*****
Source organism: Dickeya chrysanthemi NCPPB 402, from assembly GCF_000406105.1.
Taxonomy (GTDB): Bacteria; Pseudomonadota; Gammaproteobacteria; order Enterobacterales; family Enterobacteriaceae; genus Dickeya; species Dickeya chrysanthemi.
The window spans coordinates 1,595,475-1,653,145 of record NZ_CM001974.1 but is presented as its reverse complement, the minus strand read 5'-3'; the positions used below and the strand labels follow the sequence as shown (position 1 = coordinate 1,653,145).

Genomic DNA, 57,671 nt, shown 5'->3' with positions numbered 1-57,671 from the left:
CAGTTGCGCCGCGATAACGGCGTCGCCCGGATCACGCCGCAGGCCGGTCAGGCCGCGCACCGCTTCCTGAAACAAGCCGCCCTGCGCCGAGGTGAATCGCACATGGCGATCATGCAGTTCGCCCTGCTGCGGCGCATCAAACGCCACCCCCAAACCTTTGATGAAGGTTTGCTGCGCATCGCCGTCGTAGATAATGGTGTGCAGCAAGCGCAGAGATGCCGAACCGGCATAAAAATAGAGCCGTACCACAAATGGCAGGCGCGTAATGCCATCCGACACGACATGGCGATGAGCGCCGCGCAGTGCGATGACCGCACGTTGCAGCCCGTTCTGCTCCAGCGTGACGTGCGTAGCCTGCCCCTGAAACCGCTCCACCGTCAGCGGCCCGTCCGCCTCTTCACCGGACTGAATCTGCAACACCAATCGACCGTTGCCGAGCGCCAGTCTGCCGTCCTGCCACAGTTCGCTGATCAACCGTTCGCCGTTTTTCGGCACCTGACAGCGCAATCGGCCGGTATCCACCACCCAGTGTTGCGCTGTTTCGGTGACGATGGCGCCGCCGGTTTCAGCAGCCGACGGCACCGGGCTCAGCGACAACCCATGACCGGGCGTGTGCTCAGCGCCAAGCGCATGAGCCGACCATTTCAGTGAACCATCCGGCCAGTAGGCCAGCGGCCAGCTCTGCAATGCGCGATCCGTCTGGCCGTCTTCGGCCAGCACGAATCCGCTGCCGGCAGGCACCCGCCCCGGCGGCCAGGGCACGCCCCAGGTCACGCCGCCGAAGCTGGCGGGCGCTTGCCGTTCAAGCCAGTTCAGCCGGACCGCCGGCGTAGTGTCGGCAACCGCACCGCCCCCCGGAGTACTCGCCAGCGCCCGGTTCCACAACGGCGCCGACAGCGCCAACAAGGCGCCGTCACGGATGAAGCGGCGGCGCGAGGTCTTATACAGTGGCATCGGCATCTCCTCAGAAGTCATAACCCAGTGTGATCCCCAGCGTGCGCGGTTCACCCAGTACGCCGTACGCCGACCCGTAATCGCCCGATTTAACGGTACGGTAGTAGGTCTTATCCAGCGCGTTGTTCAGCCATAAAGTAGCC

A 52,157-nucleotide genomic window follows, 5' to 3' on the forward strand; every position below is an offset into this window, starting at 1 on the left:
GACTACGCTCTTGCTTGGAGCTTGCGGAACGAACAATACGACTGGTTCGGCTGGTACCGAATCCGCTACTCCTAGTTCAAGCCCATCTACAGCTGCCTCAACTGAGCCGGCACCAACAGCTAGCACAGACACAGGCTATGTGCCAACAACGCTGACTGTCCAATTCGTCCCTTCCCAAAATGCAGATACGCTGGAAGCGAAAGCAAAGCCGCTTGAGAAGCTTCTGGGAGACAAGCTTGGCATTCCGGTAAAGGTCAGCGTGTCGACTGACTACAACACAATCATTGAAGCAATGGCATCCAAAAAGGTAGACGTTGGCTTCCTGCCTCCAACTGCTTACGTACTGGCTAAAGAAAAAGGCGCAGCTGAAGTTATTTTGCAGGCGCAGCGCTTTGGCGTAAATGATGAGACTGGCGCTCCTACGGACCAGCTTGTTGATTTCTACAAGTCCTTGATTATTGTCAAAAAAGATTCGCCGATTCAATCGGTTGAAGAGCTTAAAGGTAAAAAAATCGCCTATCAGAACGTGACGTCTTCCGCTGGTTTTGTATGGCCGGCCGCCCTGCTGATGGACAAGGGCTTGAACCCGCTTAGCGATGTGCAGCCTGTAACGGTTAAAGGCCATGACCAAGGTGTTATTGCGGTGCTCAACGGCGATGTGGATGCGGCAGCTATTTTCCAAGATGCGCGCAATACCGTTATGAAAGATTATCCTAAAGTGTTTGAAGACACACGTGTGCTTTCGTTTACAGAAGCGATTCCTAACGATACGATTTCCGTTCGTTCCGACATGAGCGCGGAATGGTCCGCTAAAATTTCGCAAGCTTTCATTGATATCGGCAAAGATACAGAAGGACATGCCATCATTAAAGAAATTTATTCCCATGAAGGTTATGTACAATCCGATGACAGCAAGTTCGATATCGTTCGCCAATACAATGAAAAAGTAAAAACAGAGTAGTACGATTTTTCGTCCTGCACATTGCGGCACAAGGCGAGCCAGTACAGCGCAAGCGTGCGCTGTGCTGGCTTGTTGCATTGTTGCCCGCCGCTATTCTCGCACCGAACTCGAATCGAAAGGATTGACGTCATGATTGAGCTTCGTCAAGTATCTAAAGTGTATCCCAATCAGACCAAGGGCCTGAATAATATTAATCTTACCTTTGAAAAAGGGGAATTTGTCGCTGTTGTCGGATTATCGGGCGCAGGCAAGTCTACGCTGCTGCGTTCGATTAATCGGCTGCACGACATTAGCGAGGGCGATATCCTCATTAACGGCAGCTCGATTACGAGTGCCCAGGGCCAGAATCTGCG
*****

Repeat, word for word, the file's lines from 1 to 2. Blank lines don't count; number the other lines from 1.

Source organism: Dickeya chrysanthemi NCPPB 402, from assembly GCF_000406105.1.
Taxonomy (GTDB): Bacteria; Pseudomonadota; Gammaproteobacteria; order Enterobacterales; family Enterobacteriaceae; genus Dickeya; species Dickeya chrysanthemi.